Donelly, Love Songs for Underdogs (Reprise 1997) - Both beautiful
and talented, Tanya Donelly has come a long way during her 11-year recording
career (which began with half-sister Kristin Hersh
in the Throwing Muses, continued with Kim Dealin
the Breeder's, and then passed through the one-album
project from Belly). With Love Songs for Underdogs,
Donelly hopes to move from underground hero to mainstream success.
On the new album, Donelly (vocals and guitars) is joined by husband,
Dean Fisher (formerly of the Juliana Hatfield
Three) on bass, along with numerous other friends, including
David Lovering, David Narcizo, and Stacey Jones
Love Songs for Underdogs is a pleasant affair, buoyed
by Tanya's strong vocals. But I keep waiting for the hit single: There's
nothing on the new album that matches the transcendent "Feed the Trees"
from Donelly's days with Belly. Great taste, less filling.
Dorff, Hint of Mess (Work Group 1997) - Hint of Mess
is the newest installment in the ever-popular tortured artist series.
In this chapter, our guest is bashful Andrew Dorff, a 19-year-old native
of Los Angeles.
Don't be fooled by Dorff's youth: after high school, Dorff left Los
Angeles for the mean streets of New York City. As he recalls, "I knew
a girl there, but didn't know much else. I mostly walked around the
city alone. I had very few clothes, and didn't bring many belongings.
Sometimes you just do something, and you don't know why."
That creative plunge lead Dorff to Justin Clayton,
who appears on the album and co-wrote several of the songs, including
the playful, "I Splash." Says Dorff, "'I Splash' was sort of a turning
point . . . I call it a joyous revenge kind of song."
While in New York, Dorff also struck up a friendship with cult legend
singer/songwriter Willie Nile. Remembers Dorff, "I
was eating a plate of pasta and talking kind of low and someone said
to me, 'Who are you talking to?' and I responded, 'I'm talking to my
sauce.' Willie was at the other end of the table and blurts out: 'That's
a great title for a song.'" Laughs Dorff, "I knew we were kind of on
the same wave length. I talk to him every day now."
With his gravelly voice and storytelling style, Dorff is reminiscent
of Tom Waits. The strongest track on the album is "Angel
Puppets," a slice of guitar-oriented pop that recalls Matthew
Sweet's best work. "Angel Puppets" sounds like the work of
a more mature artist, and deserves radio airplay.
Hint of Mess is anything but a mess, and is a strong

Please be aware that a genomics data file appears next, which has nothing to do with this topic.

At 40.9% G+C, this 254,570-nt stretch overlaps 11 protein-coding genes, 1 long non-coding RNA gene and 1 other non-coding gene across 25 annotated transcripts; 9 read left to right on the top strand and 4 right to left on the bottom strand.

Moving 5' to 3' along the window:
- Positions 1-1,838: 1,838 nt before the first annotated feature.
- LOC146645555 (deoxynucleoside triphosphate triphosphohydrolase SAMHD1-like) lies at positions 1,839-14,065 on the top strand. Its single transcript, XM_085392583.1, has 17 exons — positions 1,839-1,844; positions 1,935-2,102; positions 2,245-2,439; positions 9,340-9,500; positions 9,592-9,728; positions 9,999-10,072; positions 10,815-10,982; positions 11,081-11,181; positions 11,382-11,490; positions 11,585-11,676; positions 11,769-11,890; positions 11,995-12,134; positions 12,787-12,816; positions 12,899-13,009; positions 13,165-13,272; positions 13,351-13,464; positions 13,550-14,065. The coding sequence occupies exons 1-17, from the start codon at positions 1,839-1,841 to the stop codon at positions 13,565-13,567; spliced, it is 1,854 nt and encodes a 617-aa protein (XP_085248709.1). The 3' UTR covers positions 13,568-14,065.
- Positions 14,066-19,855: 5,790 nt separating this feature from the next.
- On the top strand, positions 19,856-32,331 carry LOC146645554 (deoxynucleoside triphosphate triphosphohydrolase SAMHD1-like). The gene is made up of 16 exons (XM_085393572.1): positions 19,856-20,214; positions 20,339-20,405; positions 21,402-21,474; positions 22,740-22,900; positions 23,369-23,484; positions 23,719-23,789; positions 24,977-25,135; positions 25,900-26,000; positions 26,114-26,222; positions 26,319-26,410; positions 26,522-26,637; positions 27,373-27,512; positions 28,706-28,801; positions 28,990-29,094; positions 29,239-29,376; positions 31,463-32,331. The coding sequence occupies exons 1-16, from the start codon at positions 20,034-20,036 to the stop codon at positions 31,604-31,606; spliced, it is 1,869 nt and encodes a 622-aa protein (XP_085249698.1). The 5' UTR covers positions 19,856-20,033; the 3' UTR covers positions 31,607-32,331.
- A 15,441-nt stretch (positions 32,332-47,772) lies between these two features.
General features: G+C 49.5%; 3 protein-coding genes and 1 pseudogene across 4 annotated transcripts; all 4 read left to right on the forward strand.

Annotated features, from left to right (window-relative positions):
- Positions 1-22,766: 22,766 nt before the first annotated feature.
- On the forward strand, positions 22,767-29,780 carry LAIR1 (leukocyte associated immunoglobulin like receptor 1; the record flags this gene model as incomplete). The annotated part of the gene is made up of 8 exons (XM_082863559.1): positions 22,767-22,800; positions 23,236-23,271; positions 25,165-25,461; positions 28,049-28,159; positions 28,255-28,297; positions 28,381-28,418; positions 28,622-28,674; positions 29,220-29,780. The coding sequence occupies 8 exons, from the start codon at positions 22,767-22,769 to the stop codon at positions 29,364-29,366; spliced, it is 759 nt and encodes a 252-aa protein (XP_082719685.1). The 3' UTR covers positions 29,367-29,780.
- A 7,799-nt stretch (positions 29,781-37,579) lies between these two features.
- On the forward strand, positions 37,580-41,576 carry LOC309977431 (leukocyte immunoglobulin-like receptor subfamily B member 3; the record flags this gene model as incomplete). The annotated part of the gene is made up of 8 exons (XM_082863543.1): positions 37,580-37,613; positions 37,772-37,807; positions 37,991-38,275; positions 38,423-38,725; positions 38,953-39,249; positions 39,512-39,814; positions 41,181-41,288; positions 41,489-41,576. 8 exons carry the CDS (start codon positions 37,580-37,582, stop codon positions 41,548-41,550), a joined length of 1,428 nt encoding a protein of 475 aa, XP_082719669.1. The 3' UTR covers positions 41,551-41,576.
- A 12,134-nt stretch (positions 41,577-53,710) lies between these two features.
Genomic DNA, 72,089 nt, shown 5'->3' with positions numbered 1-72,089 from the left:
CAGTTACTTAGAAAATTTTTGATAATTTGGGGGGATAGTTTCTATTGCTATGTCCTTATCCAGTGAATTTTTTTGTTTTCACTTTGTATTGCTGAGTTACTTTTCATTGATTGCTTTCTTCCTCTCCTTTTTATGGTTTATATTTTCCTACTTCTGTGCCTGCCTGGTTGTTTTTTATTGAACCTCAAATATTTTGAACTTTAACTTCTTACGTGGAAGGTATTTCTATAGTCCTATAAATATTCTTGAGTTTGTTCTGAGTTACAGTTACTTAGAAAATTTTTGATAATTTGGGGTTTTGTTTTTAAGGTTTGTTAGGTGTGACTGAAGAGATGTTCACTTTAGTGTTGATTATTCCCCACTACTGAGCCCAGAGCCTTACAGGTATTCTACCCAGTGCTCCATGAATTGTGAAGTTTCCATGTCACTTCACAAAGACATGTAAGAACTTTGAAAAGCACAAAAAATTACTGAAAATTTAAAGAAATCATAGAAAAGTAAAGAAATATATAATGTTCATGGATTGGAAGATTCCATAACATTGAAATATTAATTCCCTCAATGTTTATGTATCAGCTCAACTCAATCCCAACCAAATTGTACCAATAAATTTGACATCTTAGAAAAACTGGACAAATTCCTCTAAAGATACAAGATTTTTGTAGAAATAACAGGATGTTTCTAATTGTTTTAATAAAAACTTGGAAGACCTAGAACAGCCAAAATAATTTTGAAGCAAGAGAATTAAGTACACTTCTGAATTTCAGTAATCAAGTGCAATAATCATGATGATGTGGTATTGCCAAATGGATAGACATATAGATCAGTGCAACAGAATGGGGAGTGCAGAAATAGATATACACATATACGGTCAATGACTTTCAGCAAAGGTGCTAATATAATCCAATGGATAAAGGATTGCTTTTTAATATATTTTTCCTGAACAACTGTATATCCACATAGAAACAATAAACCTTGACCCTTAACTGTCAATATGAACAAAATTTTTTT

calling card from this new voice.
Wylie Hubbard, Dangerous Spirits (Philo/Rounder 1997) - Add
Ray Wylie Hubbard to your list of Texas singer/songwriters (along with
Butch Hancock, who wrote the haunting, "If You Were
a Bluebird"). Hubbard's songs are filled with broken heroes, luckless
gamblers, and vilified gods. With a strong cast of guest vocalists,
Dangerous Spirits is a slice of the dark side of folk.
Helping Hubbard on backing vocals are such skilled artists as Jimmy
Lafave andSarah Hickman ("If Heaven Is Not
a Place to Go"), Dead Reckoner, Kevin Welch("Last Train
to Amsterdam"), Tish Hinojosa ("The Sun Also Rises,"
probably the best song on the album), and Lucinda Williams
("The Ballad of The Crimson Kings"). Other Dead Reckoners make guest
appearances, including Kieran Kane on mandolin and
Mike Henderson on electric guitar.
If you're looking for characters who have walked with Luke the Drifter,
Strangers Almanac (Outpost Recordings 1997) - Whiskeytown is
a quartet that formed in Raleigh, N.C. in 1994. With Strangers
Almanac, their second full-length release, the band tries valiantly
to tie into the country ballad sound of the earlyEagles.
The results are mixed.
Which is to say, there is no "Crying Eyes" on this album, although
tracks like "Turn Around" and "Somebody Remembers the Rose" are pleasant
enough. More successful are the uptempo numbers, such as "Excuse Me
While I Break My Own Heart Tonight," which feature a jangly, Flying
Burrito Brothers sound.
Recorded in Nashville by veteran producer Jim Scott
(who has worked with diverse talents, including Johnny Cash,
Tom Petty, and Danzig), Whiskeytown
retains the folk/ballad influences of its native North Carolina. There's
an unfolding music scene in the South, and Strangers Almanac
is another link in the chain.
-- Randy Krbechek